Your choice of birth control method is a highly personal one, but with so many alternatives available, it can be hard to know which contraceptive is right for you. Diane Mustafa, MD, of Women’s Care of Passaic in New Jersey, is a board-certified gynecologist who understands the complexities of choosing the right form of birth control, and she can help you make an informed decision that’s best for your body and fertility goals. Call the Passaic clinic today to schedule an appointment or book online.
A range of short-acting methods of birth control is available. Hormone-based options include:
All these methods reduce the likelihood of conception by regulating or preventing ovulation, but they have a higher incidence of failure than long-term methods of birth control.
Barrier methods that prevent sperm from entering the uterus are also available, such as condoms, sponges, caps, or diaphragms. You can use a spermicide at the same time to kill any sperm that escapes the barrier, but again, failure rates are higher than those of long-term birth control methods.
There are several long-term birth control options available:
IUDs are small inserts shaped like a capital T that Dr. Mustafa fits inside your uterus. Hormonal IUDs release progestin, a hormone that thickens cervical mucus, making it difficult for sperm to reach or fertilize the egg. Failure rates for IUDs are very low, at about 1%, and a hormonal IUD can last for several years before it needs replacing.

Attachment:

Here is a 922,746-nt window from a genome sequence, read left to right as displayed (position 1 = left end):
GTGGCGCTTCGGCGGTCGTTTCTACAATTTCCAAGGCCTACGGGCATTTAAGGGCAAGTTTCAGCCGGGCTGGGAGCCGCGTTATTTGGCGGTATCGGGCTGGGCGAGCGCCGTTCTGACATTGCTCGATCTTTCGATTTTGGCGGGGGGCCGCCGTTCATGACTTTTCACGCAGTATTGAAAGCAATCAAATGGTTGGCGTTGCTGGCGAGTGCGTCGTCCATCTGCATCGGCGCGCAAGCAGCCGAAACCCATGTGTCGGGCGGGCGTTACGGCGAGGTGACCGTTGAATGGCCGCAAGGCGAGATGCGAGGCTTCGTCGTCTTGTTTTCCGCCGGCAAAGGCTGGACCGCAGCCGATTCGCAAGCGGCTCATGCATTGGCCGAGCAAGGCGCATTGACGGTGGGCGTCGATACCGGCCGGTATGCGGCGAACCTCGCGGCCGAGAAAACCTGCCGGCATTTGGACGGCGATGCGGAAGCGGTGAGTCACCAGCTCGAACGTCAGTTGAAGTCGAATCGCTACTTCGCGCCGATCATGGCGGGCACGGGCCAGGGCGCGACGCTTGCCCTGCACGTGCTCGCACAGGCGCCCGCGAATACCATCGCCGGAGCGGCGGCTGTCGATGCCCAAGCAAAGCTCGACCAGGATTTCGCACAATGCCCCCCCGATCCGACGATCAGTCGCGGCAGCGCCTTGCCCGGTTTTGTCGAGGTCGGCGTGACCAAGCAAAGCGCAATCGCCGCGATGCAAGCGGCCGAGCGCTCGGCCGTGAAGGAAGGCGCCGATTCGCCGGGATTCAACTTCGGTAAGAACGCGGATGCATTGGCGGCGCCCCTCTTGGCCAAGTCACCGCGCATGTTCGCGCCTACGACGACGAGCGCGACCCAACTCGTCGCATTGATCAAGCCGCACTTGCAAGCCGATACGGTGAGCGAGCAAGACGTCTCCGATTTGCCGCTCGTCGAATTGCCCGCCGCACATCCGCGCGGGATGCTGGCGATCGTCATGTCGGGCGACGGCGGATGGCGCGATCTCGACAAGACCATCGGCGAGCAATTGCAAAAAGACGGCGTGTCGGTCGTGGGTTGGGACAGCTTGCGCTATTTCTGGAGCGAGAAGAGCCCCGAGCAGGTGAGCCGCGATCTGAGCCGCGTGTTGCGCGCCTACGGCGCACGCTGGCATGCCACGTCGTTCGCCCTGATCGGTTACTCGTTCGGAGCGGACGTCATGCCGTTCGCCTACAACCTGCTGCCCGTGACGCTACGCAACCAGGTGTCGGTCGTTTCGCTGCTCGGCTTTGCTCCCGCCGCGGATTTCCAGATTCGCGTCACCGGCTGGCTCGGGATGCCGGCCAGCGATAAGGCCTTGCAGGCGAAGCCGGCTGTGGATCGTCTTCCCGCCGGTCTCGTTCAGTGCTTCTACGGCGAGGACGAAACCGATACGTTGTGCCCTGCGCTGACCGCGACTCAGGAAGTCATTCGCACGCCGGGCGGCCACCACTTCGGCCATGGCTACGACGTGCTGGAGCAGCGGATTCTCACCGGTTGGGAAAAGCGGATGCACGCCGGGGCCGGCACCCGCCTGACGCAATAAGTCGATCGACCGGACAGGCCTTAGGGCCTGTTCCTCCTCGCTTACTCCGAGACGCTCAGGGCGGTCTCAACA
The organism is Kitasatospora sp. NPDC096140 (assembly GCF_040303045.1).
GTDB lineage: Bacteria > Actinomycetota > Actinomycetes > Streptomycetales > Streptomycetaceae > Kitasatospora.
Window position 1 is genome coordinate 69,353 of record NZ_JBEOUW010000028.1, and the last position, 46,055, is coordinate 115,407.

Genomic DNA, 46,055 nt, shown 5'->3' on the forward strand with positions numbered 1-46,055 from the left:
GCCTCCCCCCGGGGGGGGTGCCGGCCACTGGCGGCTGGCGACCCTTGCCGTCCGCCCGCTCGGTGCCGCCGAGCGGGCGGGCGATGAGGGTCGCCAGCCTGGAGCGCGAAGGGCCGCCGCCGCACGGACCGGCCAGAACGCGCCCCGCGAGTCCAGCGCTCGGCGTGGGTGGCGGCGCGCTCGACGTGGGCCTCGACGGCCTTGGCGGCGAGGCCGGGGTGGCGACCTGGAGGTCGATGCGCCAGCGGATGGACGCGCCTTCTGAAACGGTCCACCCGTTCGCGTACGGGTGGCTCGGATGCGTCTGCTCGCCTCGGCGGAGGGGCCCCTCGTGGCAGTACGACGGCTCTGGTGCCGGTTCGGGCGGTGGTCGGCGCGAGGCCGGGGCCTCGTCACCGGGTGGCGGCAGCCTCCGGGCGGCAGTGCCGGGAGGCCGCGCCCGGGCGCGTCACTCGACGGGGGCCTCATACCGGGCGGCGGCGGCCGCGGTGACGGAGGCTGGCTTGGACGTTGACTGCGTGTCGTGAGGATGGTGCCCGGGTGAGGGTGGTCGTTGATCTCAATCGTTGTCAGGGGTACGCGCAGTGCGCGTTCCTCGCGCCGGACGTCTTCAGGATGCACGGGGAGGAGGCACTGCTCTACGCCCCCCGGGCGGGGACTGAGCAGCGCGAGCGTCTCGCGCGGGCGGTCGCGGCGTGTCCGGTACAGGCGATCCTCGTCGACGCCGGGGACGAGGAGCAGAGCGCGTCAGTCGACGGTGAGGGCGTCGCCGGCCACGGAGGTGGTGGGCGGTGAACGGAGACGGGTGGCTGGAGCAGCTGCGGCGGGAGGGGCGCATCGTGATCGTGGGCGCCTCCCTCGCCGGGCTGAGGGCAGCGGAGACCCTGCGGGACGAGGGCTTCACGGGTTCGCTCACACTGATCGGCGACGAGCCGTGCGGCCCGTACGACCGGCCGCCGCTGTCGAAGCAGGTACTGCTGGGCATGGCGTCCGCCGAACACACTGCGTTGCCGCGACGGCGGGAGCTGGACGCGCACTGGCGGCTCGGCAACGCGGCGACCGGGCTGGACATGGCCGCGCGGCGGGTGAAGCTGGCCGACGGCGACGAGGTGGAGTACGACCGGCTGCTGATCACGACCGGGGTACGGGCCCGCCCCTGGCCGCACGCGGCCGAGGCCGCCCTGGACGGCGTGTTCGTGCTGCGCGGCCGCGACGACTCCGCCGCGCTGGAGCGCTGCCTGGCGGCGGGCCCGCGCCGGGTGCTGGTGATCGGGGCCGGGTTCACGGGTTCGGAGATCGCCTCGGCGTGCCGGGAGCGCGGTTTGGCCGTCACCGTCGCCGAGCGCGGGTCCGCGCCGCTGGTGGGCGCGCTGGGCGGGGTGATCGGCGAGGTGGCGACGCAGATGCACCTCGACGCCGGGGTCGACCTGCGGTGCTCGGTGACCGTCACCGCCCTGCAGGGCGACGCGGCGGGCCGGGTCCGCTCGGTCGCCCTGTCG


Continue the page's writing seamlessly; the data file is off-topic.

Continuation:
Copper IUDs don’t contain any hormones. The copper in the device makes the environment in your body toxic to sperm, keeping them from reaching the egg. Should fertilization take place, the IUD prevents a fertilized egg from implanting into the uterus. Copper IUDs can last up to 10 years.
Hormonal implants are small flexible rods about the size of a matchstick that contain progestin. They work in the same way as a hormonal IUD, but Dr. Mustafa inserts them into your arm rather than your uterus. Implants have a failure rate of under 1% and can last for up to five years.
No birth control method is 100% effective, and the way you use birth control has an impact on how well-protected you are against pregnancy. The method you choose needs to be one that you are likely to stick with and use correctly for optimum protection.
It’s also important to remember that except for condoms, birth control options don’t protect you against sexually transmitted diseases, so unless you’re in a long-term, monogamous relationship, you may wish to use condoms in addition to other methods of birth control.
Dr. Mustafa patiently guides you through your contraceptive choices and helps you make an informed decision. Call or book online today.